By Chris Jensen
I learned a lot about hardware and LBM retailers after researching and writing our two-part Century Club series last year—The Innovators and Survivors Who Helped Build America—which highlighted the 567 hardware and LBM retailers still in business after at least 100 years. I learned that they are resilient and adaptable, unwilling to flinch in the face of adversity, able to persevere through fires, floods, recessions, the Great Depression, wars and competitive challenges. These Century Club retailers survived the great Spanish flu pandemic of 1918, which lasted three full years and infected one-fourth of the world’s population, killing 675,000 Americans and at least 50 million people worldwide.
As Andy Gathy, owner of 109-year-old Heights Hardware in Cleveland Heights, Ohio, explained to a local TV reporter, “This is not our first pandemic.”
Those same traits of calm confidence and quiet resolve are evident in today’s hardware retailers, whether they have been in business 10 years or 120 years. Just as hardware and LBM retailers have been needed to help build America over the past 200-plus years, they are needed now to bring comfort to Americans who worry about loved ones and wonder when life will return to normal. It will be a new definition of normal when we return to our places of work, commerce, worship and entertainment.
Not even the medical experts can tell us when life will return to normal—it could be a month or two or perhaps this could last in some measure until a vaccine is available sometime next year. However, it’s safe to say that things won’t ever be the same, as we are all experiencing a transformational event that will define our generation and unite us through our common fear. I dare say most people will have gained a new appreciation for family, their neighbors, local businesses, the elderly and those heroes on the front lines—doctors, nurses and healthcare workers.
My wife Tiffany is a nurse who works in a hospital here in Indianapolis, so I know what it’s like for those who still have to show up for work during a stay-at-home order. It puts the work I do in perspective, as my life is never on the line while I sit in my home office and write articles. I’m aware that my most important role is to stay at home and maintain social distance, so that I don’t unwittingly introduce the virus into our home and take my wife out of the fight. We cannot afford for our doctors and nurses to get sick, as they will be needed even more in the days and weeks ahead.
If your store gets a delivery of masks, I would urge you to contact your local hospital first and see if they could use more. In many areas of the country, masks, gloves and face shields are desperately needed to keep our doctors and nurses and healthcare workers safe as they take care of our neighbors and loved ones. They are literally putting their lives on the line every day during this pandemic, so let’s make sure we are helping provide them with the critical protection they need. It’s another important way hardware retailers can serve their communities.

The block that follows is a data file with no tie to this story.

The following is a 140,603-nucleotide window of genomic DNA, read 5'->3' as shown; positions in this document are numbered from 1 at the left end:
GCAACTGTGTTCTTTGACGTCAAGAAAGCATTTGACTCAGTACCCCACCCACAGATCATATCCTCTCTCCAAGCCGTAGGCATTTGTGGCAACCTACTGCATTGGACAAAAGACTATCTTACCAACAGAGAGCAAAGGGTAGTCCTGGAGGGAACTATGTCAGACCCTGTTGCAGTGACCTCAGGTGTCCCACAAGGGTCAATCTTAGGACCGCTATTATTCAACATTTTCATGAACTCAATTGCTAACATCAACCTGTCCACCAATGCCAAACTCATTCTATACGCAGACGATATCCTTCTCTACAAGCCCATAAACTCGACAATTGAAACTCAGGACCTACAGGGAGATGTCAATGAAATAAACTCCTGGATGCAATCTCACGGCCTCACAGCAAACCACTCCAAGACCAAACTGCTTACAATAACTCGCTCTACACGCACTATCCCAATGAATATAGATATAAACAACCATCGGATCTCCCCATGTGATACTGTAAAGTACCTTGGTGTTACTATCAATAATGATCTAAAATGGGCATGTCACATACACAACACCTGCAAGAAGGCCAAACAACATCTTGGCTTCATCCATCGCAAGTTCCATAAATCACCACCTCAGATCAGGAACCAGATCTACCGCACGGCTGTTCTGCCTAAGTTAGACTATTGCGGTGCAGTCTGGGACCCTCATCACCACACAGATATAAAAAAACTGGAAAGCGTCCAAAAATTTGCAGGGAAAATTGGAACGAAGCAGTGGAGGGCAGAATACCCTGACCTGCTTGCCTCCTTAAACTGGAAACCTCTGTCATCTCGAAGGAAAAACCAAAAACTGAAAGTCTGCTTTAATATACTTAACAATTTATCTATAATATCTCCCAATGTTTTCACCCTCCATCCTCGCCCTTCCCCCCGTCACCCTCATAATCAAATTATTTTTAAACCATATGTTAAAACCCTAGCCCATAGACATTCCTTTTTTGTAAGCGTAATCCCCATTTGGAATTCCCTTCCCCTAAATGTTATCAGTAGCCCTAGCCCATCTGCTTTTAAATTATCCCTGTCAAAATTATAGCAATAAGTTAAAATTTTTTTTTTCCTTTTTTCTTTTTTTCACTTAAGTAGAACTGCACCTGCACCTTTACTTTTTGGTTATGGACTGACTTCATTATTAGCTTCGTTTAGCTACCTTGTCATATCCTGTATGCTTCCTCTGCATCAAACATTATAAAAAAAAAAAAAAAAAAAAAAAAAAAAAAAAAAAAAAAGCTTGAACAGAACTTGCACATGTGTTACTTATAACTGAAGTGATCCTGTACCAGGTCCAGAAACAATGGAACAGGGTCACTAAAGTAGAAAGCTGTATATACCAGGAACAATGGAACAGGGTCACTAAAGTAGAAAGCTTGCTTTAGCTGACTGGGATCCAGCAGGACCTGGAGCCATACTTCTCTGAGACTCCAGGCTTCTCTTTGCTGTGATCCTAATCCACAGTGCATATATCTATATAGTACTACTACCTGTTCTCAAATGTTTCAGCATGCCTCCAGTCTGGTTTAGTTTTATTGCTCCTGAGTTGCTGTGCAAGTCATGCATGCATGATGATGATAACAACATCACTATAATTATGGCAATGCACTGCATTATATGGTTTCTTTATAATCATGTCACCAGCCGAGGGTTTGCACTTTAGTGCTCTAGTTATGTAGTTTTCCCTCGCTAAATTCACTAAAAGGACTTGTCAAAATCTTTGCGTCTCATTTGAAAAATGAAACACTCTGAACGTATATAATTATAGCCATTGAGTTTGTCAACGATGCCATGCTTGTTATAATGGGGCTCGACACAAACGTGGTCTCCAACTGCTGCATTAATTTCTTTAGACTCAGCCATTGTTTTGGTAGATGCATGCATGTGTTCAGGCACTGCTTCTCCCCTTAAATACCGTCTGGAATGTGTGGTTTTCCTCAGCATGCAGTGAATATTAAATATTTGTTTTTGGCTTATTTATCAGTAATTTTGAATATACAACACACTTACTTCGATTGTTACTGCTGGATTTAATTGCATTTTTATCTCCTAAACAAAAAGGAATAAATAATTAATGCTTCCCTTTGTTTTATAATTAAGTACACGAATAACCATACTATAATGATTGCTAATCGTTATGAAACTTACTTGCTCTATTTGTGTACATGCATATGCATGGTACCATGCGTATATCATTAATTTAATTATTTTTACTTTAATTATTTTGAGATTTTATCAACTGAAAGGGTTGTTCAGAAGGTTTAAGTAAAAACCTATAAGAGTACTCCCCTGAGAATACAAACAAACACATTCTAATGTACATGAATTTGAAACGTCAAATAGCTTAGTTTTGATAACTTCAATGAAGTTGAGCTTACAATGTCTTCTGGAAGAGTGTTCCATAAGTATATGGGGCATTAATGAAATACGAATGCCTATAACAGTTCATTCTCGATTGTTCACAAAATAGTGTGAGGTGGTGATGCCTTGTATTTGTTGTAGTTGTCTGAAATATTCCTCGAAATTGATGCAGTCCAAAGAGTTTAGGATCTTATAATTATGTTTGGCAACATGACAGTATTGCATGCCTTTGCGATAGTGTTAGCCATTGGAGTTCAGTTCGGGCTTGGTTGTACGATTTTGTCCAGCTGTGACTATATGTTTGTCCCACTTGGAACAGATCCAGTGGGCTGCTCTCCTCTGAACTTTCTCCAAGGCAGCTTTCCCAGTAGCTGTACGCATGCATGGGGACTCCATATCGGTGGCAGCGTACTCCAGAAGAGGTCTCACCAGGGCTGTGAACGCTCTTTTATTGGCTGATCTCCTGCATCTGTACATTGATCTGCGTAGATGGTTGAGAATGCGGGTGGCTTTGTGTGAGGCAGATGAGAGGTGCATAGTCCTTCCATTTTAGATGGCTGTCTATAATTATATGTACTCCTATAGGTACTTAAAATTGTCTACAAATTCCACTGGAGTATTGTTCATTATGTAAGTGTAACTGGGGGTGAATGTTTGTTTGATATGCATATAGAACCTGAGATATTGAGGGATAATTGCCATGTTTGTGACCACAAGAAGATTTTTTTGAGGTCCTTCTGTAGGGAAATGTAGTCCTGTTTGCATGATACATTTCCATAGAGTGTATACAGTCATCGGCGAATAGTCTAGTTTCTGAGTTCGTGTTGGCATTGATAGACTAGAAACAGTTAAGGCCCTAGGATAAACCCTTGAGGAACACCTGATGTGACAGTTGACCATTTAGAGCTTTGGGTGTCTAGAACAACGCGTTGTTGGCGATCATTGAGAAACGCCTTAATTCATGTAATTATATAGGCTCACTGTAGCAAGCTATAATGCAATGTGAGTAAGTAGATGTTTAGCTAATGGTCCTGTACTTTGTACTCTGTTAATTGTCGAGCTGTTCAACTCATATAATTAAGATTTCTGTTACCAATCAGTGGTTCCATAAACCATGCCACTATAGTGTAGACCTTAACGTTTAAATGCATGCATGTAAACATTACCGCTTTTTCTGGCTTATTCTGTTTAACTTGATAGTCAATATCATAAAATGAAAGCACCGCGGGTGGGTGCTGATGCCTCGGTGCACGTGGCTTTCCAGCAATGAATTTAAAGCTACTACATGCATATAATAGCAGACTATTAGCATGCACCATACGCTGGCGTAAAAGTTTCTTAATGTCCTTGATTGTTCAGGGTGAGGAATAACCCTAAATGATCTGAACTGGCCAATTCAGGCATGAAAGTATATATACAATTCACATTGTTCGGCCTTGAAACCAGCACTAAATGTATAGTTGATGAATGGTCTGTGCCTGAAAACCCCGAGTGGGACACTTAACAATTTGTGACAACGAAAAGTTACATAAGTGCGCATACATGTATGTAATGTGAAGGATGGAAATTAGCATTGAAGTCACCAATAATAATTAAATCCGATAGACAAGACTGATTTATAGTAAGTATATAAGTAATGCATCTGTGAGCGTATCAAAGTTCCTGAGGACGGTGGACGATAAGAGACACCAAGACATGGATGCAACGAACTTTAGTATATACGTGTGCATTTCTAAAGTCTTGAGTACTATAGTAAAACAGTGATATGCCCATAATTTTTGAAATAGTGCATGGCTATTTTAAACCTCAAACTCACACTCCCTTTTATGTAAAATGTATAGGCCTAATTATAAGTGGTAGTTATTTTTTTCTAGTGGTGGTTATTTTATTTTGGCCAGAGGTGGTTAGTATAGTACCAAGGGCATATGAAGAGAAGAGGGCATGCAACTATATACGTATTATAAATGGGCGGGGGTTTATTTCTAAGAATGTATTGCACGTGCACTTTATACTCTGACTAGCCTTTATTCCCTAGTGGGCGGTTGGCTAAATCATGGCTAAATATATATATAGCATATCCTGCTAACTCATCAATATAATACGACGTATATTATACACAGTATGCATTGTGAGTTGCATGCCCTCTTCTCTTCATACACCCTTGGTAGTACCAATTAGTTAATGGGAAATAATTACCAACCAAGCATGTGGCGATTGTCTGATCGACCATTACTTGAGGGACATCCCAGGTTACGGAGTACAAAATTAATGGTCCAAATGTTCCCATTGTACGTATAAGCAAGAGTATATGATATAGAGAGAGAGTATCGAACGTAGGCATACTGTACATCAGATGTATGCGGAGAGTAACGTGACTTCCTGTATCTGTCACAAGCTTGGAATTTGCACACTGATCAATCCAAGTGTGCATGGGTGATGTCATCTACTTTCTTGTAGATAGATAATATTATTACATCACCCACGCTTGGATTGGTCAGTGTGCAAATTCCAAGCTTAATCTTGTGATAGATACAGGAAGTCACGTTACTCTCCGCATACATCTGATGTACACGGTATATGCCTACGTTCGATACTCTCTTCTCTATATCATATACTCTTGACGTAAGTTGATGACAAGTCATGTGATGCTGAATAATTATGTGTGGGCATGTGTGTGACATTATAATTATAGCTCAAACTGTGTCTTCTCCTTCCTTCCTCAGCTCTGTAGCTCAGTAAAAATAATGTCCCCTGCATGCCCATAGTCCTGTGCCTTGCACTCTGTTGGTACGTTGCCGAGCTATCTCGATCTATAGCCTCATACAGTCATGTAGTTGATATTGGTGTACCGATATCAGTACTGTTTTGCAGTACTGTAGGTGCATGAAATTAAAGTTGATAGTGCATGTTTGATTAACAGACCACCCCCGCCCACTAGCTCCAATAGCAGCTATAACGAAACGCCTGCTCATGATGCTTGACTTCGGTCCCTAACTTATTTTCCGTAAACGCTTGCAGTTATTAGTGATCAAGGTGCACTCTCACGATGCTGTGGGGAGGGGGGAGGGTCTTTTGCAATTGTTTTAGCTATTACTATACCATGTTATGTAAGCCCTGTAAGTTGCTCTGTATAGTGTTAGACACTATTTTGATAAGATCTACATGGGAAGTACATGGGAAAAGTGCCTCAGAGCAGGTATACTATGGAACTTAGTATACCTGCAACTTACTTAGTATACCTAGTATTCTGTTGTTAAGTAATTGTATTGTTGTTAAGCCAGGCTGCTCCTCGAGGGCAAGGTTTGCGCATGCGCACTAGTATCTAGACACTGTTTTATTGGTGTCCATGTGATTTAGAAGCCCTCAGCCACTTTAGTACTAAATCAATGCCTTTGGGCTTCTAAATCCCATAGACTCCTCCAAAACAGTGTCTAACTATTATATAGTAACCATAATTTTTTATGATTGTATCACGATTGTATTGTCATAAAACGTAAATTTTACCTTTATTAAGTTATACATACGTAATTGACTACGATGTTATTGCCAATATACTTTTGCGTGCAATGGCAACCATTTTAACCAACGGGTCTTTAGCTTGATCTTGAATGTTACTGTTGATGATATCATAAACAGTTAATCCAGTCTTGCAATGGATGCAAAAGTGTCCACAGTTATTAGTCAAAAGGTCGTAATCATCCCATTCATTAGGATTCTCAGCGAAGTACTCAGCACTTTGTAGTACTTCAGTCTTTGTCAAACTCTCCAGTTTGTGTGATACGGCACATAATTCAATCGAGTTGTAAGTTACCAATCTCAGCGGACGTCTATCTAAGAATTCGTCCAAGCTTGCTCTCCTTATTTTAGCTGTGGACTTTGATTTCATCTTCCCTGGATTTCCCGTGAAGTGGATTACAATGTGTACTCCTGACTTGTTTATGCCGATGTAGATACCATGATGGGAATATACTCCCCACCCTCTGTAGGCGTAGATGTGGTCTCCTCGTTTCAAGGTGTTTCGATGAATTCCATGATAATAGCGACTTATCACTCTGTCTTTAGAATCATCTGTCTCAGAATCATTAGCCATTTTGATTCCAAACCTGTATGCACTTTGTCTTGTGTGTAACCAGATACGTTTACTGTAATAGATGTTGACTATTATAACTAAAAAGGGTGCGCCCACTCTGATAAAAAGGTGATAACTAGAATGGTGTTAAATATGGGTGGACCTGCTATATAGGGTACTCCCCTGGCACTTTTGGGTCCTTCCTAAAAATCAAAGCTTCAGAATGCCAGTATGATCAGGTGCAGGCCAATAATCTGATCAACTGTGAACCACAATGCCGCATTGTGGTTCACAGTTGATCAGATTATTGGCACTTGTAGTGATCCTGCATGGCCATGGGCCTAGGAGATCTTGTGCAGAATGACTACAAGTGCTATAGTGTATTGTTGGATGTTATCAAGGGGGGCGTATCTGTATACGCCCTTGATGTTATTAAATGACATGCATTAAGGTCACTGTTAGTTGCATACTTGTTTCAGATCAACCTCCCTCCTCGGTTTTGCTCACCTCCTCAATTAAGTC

It is not surprising that hardware stores have been designated as essential businesses by states that issue stay-at-home orders. After all, hardware stores offer more than the products needed to repair and maintain our homes—they are the lifeblood of a community. Yes, they sell gloves, masks and cleaning products, but they specialize in having everything their community needs, delivered with personalized service. For one hardware store in Indiana, that means opening a community food bank inside the store.
People not only trust hardware retailers to help them maintain their biggest investment—their homes—they trust them to operate during a pandemic in a way that doesn’t jeopardize the health of their loved ones. Part I of our Special Report details the many ways retailers are stepping up to this challenge. It’s a fast-moving situation, and retailers who were interviewed 7-10 days ago were talking about a different reality before their state issued a stay-at-home order.
As many hardware retailers have discovered, the time to have a crisis plan is before the crisis hits. While it may be impossible to predict a pandemic or how that will impact your business, going through this current crisis will definitely better prepare retailers for the next calamity.
While the coronavirus might be a contagious disease, what else is contagious is generosity, caring, compassion and can-do spirit. Your employees and customers quickly discover how much you care about them, because your words and actions speak volumes in a time of crisis. The hardware industry will get through this pandemic the same way it has survived every past crisis—by working together and looking out for our neighbor who is in more need than us. Along the way, many of us will discover an inner resilience we didn’t know we had.
Part I of our Special Report on the coronavirus (COVID-19) pandemic in this newsletter contains in-depth information on how retailers are adjusting to this challenge, how business is, details the $2 trillion stimulus package and loan programs now available to help small businesses, outlines how retailers are dealing with sick leave and product shortages, keeping stores sanitized, offering curbside service and using social media to stay connected with their communities. It also details how wholesalers and key vendors are stepping up and notes industry events that have been canceled or postponed.
Look for Part II of our Special Report on the coronavirus (COVID-19) pandemic in the regular April issue of The Hardware Connection, which comes out April 15. We will continue to devote considerable editorial attention to this pandemic for the foreseeable future. Please share how your business is coping by emailing me at email@example.com. From all of us at The Hardware Connection, we hope you and your loved ones stay safe and healthy!